15. Scripture teaches us that treatment of bodily ailments through medicines or regimens is lawful (1 Tim. 5:23), and that training and discipline of the body is lawful as well (1 Tim. 4:8). What treatments or practices are best in any given instance needs to be determined through investigation and reason, and such answers are available to us through common grace and natural revelation. That being the case, such solutions or approaches may be discovered by unregenerate men, and it is no compromise for Christians to utilize such knowledge that was given to unconverted men. That headaches can be removed by aspirin or ibuprofen is something we can know, and this was not revealed to us by Scripture. We do not know if those who discovered these remedies were converted men, and that actually does not matter to us one way or the other.

16. And yet, because our bodies and souls are united as one through the creative will of God, what happens on one side of that boundary can easily have an impact on the other side. Someone with a roaring headache may be sorely tempted to be short with the kids, and the requisite aspirin may remove that temptation entirely. But we have to distinguish ameliorating temptations that come at our souls through our bodies, and attempts to take care of the soul directly. Thus we can treat something like sleep deprivation medically, and which might have a corresponding blessing for our spirits. It is also true that someone’s body can be depressed through illness, and it is no problem to treat that illness.

17. In a similar way, choices made in the heart of a man can have an impact on his body. The boundary between body and soul is hard for us to determine, but it is also a porous border. There is a good deal of traffic across it, and the traffic goes in both directions. But in modern counseling, grounded in secular assumptions, it is very common to assume that the traffic goes just one way because it is (quietly) assumed that the body is all there is. When the secular counselor gets to the brain, he has found the roof of the cavern. When the Christian counselor gets to the brain, he has found the bottom step of a staircase that leads up to the top of the tower, and which looks out over the sea.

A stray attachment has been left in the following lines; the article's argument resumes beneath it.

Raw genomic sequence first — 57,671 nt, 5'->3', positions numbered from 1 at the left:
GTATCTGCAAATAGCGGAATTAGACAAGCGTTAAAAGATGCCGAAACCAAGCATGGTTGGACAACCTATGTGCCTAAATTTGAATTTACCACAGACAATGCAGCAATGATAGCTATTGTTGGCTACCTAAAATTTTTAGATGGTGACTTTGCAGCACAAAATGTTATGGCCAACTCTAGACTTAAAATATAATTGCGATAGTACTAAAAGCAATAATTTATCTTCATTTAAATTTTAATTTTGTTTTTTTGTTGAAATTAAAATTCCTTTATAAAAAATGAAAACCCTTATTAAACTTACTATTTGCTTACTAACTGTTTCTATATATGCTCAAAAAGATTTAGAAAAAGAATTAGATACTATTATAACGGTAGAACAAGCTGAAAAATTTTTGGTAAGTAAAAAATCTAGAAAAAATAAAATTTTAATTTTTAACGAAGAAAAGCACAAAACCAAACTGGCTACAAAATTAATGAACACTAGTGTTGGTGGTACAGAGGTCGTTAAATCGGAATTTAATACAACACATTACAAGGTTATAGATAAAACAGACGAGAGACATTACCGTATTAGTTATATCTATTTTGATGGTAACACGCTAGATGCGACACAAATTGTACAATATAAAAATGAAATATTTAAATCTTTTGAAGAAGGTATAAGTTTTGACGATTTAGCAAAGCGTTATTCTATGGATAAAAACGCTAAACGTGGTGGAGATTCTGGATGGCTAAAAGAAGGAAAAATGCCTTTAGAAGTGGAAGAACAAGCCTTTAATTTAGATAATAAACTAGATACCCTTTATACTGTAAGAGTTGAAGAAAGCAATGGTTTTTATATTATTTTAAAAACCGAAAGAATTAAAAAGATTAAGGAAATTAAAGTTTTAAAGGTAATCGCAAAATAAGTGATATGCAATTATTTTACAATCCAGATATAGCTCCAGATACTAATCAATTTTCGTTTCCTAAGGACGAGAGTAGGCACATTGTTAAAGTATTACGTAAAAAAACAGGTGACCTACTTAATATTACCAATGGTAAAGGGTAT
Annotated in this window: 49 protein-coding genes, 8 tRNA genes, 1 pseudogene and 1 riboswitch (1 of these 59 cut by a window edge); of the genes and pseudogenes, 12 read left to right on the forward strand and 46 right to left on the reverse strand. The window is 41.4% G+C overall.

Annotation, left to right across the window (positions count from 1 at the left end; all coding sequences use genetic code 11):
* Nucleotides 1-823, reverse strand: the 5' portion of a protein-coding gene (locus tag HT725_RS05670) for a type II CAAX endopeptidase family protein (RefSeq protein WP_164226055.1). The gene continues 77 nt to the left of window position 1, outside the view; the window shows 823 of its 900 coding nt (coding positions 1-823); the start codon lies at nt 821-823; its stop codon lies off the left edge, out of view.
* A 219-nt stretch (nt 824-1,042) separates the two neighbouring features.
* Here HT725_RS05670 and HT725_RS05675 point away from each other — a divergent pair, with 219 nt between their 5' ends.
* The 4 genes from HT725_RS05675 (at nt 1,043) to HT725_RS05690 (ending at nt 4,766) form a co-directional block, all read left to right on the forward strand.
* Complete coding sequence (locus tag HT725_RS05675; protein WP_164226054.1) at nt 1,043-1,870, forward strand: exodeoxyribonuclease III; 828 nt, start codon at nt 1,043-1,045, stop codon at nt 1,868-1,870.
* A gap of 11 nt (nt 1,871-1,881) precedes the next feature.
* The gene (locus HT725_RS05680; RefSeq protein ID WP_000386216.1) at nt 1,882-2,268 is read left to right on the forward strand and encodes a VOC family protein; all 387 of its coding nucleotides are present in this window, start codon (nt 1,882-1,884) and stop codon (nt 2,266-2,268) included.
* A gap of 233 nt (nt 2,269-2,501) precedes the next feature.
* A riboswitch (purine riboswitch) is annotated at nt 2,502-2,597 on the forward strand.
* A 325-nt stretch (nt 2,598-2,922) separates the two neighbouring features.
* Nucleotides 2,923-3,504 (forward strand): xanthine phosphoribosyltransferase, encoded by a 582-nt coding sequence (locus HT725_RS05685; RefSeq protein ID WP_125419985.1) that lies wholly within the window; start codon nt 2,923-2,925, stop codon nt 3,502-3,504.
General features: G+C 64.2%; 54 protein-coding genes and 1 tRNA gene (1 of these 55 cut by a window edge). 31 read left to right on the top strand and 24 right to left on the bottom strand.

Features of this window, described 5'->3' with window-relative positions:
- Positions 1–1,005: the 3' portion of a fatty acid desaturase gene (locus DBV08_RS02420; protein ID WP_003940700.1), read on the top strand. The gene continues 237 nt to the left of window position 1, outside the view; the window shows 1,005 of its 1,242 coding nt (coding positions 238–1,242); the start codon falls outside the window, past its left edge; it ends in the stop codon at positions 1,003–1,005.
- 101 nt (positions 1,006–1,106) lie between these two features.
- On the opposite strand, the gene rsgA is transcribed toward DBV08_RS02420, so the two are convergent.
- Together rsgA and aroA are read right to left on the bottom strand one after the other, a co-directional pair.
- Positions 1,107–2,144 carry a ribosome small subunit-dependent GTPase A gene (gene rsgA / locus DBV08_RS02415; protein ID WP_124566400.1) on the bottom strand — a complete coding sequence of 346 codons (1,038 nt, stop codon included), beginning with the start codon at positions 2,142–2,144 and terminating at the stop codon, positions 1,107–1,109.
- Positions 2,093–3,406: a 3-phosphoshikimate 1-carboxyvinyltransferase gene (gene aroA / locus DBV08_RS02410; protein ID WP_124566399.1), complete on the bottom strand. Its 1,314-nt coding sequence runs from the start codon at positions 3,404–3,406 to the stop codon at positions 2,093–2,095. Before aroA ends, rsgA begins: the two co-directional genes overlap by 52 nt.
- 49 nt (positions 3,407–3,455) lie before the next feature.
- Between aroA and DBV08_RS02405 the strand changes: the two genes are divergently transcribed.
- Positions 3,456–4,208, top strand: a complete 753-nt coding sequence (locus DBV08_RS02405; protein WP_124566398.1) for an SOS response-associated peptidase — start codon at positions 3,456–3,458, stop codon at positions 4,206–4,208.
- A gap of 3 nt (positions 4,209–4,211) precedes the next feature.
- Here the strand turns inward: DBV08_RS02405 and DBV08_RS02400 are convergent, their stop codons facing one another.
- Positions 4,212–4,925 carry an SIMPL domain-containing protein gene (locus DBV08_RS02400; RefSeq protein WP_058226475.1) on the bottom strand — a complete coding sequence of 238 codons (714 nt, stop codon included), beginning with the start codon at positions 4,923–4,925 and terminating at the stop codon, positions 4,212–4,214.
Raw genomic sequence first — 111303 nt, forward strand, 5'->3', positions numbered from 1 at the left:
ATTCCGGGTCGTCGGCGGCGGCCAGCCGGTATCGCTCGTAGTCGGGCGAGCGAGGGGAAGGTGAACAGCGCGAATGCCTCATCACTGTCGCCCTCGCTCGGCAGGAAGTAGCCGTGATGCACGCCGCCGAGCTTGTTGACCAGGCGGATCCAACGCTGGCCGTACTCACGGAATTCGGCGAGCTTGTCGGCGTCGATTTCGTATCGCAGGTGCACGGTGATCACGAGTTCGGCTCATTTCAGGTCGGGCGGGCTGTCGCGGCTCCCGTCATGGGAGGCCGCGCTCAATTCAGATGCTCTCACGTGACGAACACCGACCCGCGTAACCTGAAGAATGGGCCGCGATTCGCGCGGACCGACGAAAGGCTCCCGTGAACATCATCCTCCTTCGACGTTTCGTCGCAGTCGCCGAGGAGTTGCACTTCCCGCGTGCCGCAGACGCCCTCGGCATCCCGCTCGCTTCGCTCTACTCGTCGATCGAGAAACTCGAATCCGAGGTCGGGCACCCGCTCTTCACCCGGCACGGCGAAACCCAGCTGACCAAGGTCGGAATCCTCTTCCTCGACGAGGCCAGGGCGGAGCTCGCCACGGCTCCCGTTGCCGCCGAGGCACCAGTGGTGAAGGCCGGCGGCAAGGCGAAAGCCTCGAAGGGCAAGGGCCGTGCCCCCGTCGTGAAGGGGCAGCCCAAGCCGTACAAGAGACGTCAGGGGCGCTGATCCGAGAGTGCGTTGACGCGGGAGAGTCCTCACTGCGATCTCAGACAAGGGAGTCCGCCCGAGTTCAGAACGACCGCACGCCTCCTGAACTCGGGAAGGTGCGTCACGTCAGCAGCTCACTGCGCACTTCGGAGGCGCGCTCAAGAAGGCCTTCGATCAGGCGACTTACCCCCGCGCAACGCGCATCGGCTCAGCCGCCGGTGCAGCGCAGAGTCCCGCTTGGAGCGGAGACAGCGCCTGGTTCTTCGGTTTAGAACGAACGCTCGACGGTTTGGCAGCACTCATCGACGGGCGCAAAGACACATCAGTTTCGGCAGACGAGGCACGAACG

18. A great deal of popular psychology—and the forms of it that creep into much Christian counseling—contains a certain set of (erroneous) assumptions about the mind/body problem. For the secularist, and the secularist researcher, the mind and soul and heart of a man is entirely contained within the confines of his brain. Thus, when a certain part of the brain lights up when exposed to “this” stimulus, and another part when exposed to “that” stimulus, it is reasonable for him to assume that the lit part of the brain is the cause of whatever is then occurring in that person’s life. But Christian orthodoxy requires us to deny that the mind and the brain are synonyms. For the secularist, the brain is the driver of the car. For the Christian, the brain is the clutch and transmission that the (invisible) driver of the car, a driver named Soul, Heart, or Mind, uses to make the car go. For the Christian, the glow-brain reductionism of the secularist is like taking x-rays of the clutch in an attempt to find out what song the driver is humming, and why he is so happy to get there. A great deal of what makes us go will never be reducible to brain scans.

19. There are many genuine Christians who are trained in the disciplines of psychology, psychiatry, and various approaches to therapy. Such Christians can say and do good things, and are capable of providing genuine help for their clients. But the original sources of this sound advice can be many. Say that the counselor had a good upbringing, he has a happy marriage, he has a naturally sympathetic disposition, he is a faithful Christian worshiping God regularly, he knows how to weed out the outrageous things he sees in his professional journals, and so on. How much of the good he does is in spite of the profession he is in?

20. We can certainly grant that a wise secular counselor can do more good for someone than a stupid biblical counselor. This is equivalent to Luther’s comment (which may be apocryphal) that he would rather be governed by a wise Turk than a foolish Christian. Quite so, but we must also remember there are two other options as well. Beware of false dichotomies. There is also the option of the foolish Turk and the wise Christian.